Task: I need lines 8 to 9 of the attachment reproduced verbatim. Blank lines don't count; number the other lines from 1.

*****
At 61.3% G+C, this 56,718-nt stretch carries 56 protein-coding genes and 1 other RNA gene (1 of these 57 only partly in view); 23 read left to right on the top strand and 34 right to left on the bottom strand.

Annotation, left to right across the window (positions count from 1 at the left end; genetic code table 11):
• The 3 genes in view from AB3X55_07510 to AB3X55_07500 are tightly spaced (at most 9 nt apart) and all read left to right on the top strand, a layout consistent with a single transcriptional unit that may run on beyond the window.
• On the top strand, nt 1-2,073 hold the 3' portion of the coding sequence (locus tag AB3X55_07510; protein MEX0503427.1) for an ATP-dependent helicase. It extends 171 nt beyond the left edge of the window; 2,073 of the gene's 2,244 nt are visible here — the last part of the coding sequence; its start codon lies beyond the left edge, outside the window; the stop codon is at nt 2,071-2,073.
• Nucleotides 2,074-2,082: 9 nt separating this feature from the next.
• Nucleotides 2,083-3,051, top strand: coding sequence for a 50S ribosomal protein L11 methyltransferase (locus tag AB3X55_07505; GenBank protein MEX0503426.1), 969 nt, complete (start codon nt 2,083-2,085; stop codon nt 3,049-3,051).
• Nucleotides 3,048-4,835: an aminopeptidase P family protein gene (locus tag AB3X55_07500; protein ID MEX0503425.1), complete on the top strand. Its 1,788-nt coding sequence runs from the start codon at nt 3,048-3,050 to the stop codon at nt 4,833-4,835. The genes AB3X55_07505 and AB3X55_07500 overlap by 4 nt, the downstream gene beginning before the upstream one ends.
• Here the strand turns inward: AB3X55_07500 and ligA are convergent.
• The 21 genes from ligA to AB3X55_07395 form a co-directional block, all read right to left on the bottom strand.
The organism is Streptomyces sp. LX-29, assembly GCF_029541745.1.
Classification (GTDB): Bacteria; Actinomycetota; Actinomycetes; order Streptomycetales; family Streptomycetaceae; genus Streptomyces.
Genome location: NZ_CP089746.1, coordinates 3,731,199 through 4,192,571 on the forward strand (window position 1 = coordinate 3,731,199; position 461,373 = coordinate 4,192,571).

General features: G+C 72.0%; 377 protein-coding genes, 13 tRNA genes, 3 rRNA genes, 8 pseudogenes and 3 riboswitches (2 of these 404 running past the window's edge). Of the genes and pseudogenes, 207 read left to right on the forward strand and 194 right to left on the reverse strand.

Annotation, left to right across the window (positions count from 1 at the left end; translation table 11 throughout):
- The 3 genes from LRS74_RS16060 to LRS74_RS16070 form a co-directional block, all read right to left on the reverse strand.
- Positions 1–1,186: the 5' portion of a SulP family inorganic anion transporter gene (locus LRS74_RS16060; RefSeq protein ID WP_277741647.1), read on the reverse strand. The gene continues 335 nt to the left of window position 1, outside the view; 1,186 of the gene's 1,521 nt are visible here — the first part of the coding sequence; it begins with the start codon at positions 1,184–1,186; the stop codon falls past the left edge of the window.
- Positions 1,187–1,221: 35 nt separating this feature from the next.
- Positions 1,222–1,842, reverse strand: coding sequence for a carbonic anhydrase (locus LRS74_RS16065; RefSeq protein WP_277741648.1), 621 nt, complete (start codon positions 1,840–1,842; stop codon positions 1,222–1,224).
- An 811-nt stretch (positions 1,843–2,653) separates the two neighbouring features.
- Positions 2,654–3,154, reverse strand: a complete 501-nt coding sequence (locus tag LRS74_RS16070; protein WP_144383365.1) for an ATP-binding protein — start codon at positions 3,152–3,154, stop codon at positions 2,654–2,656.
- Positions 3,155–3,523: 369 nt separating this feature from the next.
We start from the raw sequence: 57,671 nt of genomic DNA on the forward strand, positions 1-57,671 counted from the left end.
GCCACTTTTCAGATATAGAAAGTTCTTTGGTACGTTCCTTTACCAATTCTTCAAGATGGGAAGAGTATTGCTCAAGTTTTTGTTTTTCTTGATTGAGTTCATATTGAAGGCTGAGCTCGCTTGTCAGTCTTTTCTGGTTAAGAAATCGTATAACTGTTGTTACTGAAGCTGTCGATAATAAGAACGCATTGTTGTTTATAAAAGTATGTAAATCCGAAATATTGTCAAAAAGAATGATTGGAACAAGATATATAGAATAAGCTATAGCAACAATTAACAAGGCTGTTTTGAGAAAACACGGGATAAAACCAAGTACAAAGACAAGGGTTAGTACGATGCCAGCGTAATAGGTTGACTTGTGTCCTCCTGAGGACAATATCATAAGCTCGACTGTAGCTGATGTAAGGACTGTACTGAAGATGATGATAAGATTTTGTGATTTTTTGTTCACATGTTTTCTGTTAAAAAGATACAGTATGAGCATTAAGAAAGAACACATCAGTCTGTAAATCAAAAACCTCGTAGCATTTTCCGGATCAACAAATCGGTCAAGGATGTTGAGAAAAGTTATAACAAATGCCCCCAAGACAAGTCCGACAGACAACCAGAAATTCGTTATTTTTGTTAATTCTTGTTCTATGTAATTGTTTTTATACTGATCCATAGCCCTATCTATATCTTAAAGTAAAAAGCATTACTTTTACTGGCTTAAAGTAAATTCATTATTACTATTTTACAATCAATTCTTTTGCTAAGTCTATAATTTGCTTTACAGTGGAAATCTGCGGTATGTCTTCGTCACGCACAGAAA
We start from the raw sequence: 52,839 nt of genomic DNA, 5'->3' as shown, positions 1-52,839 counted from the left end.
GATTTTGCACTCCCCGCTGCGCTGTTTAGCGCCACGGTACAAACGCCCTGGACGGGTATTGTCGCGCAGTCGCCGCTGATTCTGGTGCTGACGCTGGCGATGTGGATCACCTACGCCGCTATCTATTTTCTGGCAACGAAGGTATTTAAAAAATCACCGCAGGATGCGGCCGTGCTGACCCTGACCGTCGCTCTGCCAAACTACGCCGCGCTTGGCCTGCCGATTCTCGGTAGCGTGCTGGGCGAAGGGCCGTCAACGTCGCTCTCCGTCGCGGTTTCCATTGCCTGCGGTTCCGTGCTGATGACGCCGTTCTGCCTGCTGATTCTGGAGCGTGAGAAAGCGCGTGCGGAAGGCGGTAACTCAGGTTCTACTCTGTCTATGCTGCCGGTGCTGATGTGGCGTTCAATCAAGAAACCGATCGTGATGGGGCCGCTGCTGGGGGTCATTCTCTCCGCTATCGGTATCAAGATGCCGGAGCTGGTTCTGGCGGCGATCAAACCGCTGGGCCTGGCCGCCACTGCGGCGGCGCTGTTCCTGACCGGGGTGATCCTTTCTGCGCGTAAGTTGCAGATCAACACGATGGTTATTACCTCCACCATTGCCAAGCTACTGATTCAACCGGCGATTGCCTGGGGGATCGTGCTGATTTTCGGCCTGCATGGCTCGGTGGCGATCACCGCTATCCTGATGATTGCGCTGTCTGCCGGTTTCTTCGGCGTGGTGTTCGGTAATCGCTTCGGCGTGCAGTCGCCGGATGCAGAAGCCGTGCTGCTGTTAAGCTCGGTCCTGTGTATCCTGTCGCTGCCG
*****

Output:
• Here the strand turns inward: AB3X55_07500 and ligA are convergent.
• The 21 genes from ligA to AB3X55_07395 form a co-directional block, all read right to left on the bottom strand.